A series of clashes between Boko Haram members and police escalated into an armed insurrection in 2009. Troops crushed the rebellion, killing hundreds of followers and destroying the group’s principal mosque. Yusuf was captured, handed over to the police and shortly thereafter extrajudicially executed. 

Boko Haram went underground and a year later launched attacks on police officers, police stations and military barracks, explicitly in revenge for the killings of Yusuf and his comrades. Its spokesman demanded prosecution of those responsible, release of their detained colleagues, restoration of the mosque and compensation for sect members killed by troops. Since 2010, the group’s campaign has grown, targeting not only security forces, government officials and politicians, but also Christians, critical Muslim clerics, traditional leaders, the UN presence, bars and schools. Lately it has evolved into pure terrorism, with targeting of students attending secular state schools, health workers involved in polio vaccination campaigns and villages supporting the government.

In May 2013, President Goodluck Jonathan declared an emergency in Borno, Yobe and Adamawa states and deployed additional troops that with the help of vigilantes drove Boko Haram from most cities and towns. He also established a committee to negotiate a settlement with its leadership, with little success. On 18 March 2014, National Security Advisor Mohammed Sambo Dasuki announced a “soft” approach to addressing the root causes of terrorism, but it remains to be seen whether and how it will be implemented.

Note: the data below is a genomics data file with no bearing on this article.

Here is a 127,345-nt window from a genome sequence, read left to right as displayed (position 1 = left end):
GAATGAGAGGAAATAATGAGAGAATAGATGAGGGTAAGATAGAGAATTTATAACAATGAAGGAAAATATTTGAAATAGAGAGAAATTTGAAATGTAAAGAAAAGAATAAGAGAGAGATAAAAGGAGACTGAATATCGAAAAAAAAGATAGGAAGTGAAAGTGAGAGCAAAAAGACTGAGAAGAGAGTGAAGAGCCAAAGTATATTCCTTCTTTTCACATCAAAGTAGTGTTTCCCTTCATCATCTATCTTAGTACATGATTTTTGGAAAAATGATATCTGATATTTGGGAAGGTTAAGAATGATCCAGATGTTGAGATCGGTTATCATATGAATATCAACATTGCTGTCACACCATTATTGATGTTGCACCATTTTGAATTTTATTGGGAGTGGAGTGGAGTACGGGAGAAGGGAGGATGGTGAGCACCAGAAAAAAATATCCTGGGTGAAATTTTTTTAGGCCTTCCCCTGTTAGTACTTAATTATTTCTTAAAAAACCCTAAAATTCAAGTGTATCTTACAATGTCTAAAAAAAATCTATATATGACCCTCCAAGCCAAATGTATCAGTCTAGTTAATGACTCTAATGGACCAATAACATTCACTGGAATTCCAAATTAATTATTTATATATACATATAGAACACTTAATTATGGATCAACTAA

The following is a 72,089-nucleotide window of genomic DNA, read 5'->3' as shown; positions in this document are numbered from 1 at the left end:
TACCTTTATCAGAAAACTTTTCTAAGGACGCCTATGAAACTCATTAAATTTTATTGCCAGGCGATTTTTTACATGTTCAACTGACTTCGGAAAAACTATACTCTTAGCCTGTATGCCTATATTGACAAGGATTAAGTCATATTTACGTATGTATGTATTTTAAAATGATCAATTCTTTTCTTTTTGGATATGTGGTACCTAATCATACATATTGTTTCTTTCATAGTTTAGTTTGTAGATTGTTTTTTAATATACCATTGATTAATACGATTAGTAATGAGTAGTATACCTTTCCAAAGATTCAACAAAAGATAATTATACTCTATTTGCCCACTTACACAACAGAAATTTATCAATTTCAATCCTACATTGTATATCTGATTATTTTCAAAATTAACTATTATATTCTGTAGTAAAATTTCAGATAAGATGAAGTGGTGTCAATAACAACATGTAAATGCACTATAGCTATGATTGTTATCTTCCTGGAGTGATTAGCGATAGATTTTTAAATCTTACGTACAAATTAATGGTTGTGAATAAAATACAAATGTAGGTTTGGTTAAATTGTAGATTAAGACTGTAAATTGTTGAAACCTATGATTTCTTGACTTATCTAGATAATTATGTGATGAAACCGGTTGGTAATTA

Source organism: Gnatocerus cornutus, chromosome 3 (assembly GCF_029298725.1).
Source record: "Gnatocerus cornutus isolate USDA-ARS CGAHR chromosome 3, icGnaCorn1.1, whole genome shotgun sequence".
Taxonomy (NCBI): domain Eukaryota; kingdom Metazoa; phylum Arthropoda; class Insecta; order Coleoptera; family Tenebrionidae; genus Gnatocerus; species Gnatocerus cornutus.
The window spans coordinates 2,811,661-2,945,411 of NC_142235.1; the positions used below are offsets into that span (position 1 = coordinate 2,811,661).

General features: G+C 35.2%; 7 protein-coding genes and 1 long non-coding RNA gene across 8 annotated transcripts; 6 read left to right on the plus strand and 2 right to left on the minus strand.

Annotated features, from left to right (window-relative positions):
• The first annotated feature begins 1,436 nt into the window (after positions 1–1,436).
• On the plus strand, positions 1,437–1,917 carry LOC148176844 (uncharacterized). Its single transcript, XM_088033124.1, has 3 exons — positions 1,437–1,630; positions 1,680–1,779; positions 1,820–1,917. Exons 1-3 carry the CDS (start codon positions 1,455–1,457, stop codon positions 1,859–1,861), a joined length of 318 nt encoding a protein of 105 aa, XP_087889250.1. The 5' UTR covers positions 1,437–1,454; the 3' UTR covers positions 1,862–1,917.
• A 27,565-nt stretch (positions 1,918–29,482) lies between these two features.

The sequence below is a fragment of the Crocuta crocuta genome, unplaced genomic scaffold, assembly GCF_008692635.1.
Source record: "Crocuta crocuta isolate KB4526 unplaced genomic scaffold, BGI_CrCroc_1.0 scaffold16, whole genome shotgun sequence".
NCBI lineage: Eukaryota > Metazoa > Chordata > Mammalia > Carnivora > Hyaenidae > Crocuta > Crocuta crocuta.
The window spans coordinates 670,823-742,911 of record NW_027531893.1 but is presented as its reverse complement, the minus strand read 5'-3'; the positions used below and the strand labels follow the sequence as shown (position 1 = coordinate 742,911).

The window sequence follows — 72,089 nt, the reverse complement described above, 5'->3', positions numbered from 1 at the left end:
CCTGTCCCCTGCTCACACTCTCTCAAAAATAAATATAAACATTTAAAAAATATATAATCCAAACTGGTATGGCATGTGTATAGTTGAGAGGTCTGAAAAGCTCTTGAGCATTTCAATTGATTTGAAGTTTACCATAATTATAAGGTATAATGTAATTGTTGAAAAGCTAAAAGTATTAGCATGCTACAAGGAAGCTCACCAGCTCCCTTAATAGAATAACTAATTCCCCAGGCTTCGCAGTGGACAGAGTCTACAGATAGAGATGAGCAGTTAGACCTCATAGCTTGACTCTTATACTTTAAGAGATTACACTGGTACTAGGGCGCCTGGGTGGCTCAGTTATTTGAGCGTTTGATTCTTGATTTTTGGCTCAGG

The movement, never very hierarchical, is more dispersed than ever, with many leaders in the Adamawa mountains, Cameroon, and Niger. Its isolated leader, the violent Abubakar Shekau, probably has little daily control over cells, and it is fragmenting into factions, including the relatively sophisticated Ansaru, which focuses more on foreign targets. Able to move fairly freely, these groups are unlikely ever to be completely suppressed, unless the government wins local hearts and minds by implementing fundamental political reforms to address bad governance, corruption and underdevelopment. Insecurity in much of the north may also worsen political violence and undermine the credibility of the 2015 elections, further damaging government legitimacy.

Video / Africa

Video – Returning from the Land of Jihad: The Fate of Women Who Lived with Boko Haram

In late 2018 Crisis Group’s Senior Analyst for Gender Azadeh Moaveni went to north-east Nigeria, which has been the epicenter of the fight between Boko Haram and the Nigerian military, to explore how effectively women formerly associated with the group have been rehabilitated and reintegrated back into society.

For ten years, clashes between the rebel group Boko Haram and the Nigerian military have killed several thousand people and displaced more than two million in Nigeria alone. The Nigerian army's advance in 2015 prompted many women affiliated with the group to flee. Others were captured or rescued by soldiers and returned to internally displaced persons (IDP) camps, where they were exposed to acute marginalisation and abuse. Crisis Group's team found that since 2015, their lives in the camps have somewhat improved. However, they still suffer ostracism, higher risks of sexual abuse and economic hardship. This hostile environment has pushed many to return to the insurgency.

This documentary sheds new light on the realities these women face on their return from Boko Haram to government-held areas.   

Returning from the Land of Jihad: The Fate of Women Who Lived with Boko Haram

CRISIS GROUP